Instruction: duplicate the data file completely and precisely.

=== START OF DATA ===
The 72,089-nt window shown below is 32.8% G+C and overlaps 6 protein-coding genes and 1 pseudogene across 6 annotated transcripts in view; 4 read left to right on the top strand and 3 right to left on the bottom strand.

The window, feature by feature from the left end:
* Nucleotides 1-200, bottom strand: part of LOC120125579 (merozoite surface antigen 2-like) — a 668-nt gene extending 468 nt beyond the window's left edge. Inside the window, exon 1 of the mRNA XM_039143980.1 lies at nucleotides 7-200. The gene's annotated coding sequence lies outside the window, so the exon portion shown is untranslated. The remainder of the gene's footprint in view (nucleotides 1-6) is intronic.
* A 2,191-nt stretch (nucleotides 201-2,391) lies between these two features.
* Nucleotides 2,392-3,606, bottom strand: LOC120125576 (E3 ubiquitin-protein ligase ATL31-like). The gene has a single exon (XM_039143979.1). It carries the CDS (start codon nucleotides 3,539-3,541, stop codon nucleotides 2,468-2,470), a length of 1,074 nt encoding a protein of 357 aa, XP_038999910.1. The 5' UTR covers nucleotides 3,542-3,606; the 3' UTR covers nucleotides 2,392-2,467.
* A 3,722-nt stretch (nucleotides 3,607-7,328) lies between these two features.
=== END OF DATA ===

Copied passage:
The 72,089-nt window shown below is 32.8% G+C and overlaps 6 protein-coding genes and 1 pseudogene across 6 annotated transcripts in view; 4 read left to right on the top strand and 3 right to left on the bottom strand.

The window, feature by feature from the left end:
* Nucleotides 1-200, bottom strand: part of LOC120125579 (merozoite surface antigen 2-like) — a 668-nt gene extending 468 nt beyond the window's left edge. Inside the window, exon 1 of the mRNA XM_039143980.1 lies at nucleotides 7-200. The gene's annotated coding sequence lies outside the window, so the exon portion shown is untranslated. The remainder of the gene's footprint in view (nucleotides 1-6) is intronic.
* A 2,191-nt stretch (nucleotides 201-2,391) lies between these two features.
* Nucleotides 2,392-3,606, bottom strand: LOC120125576 (E3 ubiquitin-protein ligase ATL31-like). The gene has a single exon (XM_039143979.1). It carries the CDS (start codon nucleotides 3,539-3,541, stop codon nucleotides 2,468-2,470), a length of 1,074 nt encoding a protein of 357 aa, XP_038999910.1. The 5' UTR covers nucleotides 3,542-3,606; the 3' UTR covers nucleotides 2,392-2,467.
* A 3,722-nt stretch (nucleotides 3,607-7,328) lies between these two features.